Palo Alto Weekly

News - April 24, 2009

Business owners create bike rack that's state of the arc

Downtown pair hopes 'bike arc' will promote urban elegance, parking convenience

by Gennady Sheyner

About a year ago, Jeff Selzer launched an ambitious crusade: to get the bicycles parked in downtown Palo Alto the respect they deserve.

While cars get their own parking lots and long stretches of space along the sidewalks, he noted, bicycles often have to rely on poles, trees and other improvised anchors to protect themselves from thieves. For Selzer, general manager of Palo Alto Bicycles on University Avenue, the status quo paints bikes in a rather undignified light.

"It just looks like a jumble of metal," Selzer said.

Early last year, Selzer teamed up with a local architect — and fellow University Avenue business owner — Joe Bellomo to design a new type of parking structure for bicycles. Bellomo, who specializes in eco-friendly architecture, got to work and, a few months later, the "bike arc" was born.

Though the bike arc now comes in five different designs, some of them going far beyond the "arc" concept, the most basic bike arc is exactly what the name implies. Shaped like a crescent, each arc supports an upright bicycle. The bike stands on an arc in diagonal alignment, with the front wheel pointing toward the sky. More advanced designs include the "umbrella" (a statuesque structure capable of sheltering up to eight arc-locked bikes under a canopy), a "half-arc" (much like a regular arc, but with an extended top that protects bikes from rain) and the "tube arc" (a series of individual bike arcs that form a tube and are capable of housing more than 60 bikes). And then there is the "house arc," a fully enclosed tube composed of bike arcs and other materials.

"Our goal was to come up with something that kind of separates organized bikes and gives them a place of honor, much like we've got with cars," Selzer said.

While businesses throughout Palo Alto and the nation at large — are struggling to stay afloat amid a recession, Selzer and Bellomo are optimistic about their invention. In fact, they hope the bike arcs could help spruce up downtown Palo Alto and make it a more attractive destination for potential consumers arriving on two wheels.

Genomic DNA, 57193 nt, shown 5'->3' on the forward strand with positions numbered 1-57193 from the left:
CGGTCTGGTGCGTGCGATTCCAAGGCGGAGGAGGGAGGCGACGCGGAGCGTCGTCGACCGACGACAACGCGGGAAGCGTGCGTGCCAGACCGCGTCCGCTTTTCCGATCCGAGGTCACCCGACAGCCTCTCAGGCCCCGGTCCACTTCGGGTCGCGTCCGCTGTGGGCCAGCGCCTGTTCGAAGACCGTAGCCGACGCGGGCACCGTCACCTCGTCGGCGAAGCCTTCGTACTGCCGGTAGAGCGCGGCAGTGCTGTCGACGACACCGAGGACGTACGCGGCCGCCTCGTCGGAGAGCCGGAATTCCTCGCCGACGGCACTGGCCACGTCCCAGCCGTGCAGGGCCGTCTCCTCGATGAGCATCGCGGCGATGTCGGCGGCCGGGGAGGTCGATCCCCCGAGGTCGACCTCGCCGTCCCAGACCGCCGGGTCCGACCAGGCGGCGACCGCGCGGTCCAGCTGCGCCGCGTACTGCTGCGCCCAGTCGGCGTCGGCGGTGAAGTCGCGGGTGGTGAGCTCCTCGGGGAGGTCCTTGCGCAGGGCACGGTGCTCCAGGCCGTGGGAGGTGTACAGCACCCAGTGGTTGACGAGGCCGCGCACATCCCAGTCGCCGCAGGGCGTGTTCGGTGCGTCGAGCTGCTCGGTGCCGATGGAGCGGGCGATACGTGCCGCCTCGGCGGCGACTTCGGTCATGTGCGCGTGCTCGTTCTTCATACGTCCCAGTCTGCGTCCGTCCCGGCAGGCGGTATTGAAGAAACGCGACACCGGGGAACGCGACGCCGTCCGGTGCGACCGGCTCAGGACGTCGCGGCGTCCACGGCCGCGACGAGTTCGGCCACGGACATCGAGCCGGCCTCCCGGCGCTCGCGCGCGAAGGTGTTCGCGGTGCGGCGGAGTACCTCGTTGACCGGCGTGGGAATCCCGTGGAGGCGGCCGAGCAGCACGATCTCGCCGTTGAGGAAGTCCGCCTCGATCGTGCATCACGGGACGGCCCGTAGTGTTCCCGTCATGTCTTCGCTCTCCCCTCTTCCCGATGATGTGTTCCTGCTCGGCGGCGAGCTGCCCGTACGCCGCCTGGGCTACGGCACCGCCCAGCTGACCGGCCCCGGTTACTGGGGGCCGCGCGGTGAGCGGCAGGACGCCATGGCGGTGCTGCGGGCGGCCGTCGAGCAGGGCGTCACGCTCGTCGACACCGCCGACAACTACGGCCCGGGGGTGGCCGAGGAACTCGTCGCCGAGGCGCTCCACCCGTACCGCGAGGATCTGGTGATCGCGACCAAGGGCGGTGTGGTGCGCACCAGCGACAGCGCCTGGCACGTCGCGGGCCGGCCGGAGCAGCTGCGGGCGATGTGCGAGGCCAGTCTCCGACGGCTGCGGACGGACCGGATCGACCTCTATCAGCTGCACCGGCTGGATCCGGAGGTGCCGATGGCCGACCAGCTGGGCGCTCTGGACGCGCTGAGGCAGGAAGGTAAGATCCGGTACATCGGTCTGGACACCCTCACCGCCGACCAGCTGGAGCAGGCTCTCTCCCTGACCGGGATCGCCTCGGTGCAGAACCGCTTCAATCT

So far, Selzer said, the reception has been overwhelmingly positive. Plans are under way to include two half-arc structures in a renovated Lytton Plaza, a project spearheaded by a group of downtown business owners. And Selzer said he's been fielding calls from outside Palo Alto, including Michigan State University and a city in Southern California. Ultimately, Selzer and Bellomo hope to bring the new structures to supermarkets and to Silicon Valley companies with bike-friendly campuses.

The partners have also been talking to a manufacturer in Oregon who would build the structures.

Bellomo said he wanted to create a design that would allow the new structures to be built in a modular fashion, with few layers and easy-to-acquire materials. The bike arc, he said, is very easy for builders to understand.

The goals of the new design are two-fold, he said: to promote bicycling and to create a clean and elegant urban setting. The arc, he said, fulfills both.

"The genesis of the idea was based on how we can value the bike and have a light footprint in an urban environment," Bellomo said.

The arc designs are displayed at the company's site, www.bikearc.com.

Staff Writer Gennady Sheyner can be e-mailed at gsheyner@paweekly.com.

Comments

Posted by bike commuter, a resident of Ventura
on Apr 24, 2009 at 8:42 am

Stunning!


Posted by Resident, a resident of Another Palo Alto neighborhood
on Apr 24, 2009 at 8:57 am

Great idea, can we have some of them around Palo Alto please?


Posted by Sarah, a resident of Midtown
on Apr 24, 2009 at 9:28 am

Encouraging bicycling around town is much cheaper than building new roads, and also creates less pollution and less noise. However, lots of new bike lanes don't do much good if there is no secure bicycle parking when you are at work or shopping or at restaurant. Please build secure bicycle parking near every business in Palo Alto. This has to be a lot cheaper than building new parking lots for cars.


Posted by Anonymous, a resident of Another Palo Alto neighborhood
on Apr 24, 2009 at 5:34 pm

Some questions.

1. Where do you park a tandem bike with one of these?
2. What are the potential injuries when someone walks or skateboards into the arc section of the rack?
3. What's the cost per bike? Weight per rack?


Posted by RS, a resident of Duveneck/St. Francis
on Apr 24, 2009 at 9:09 pm

What stops someone from stealing the front wheel?


Posted by Walter_E_Wallis, a resident of Midtown
on Apr 27, 2009 at 5:05 pm

Walter_E_Wallis is a registered user.

Give the guys a break. Sounds like a great idea - howcome no pictures?


Posted by Sarah, a resident of Midtown
on Apr 27, 2009 at 5:11 pm

The web site mentioned in the original article has photos and videos.

There is a big red disk adjacent to the front wheel to prevent thieves from messing with your quick release. A cable lock could give you extra security.


Posted by RS, a resident of Duveneck/St. Francis
on Apr 27, 2009 at 5:49 pm

Yeah it looked like I could still release the front wheel, though, so I asked the question.
The demo is of someone using a U bar lock, but I do realize I could use a cable lock and I would.
They are more attractive and space efficient than a typical rack.


Posted by Sarah, a resident of Midtown
on Apr 27, 2009 at 6:26 pm

If businesses were reluctant to install bicycle racks because previous designs were too ugly, now they have no excuse.


Posted by AC, a resident of another community
on Jan 8, 2010 at 2:24 pm

would like to see a photo of this...


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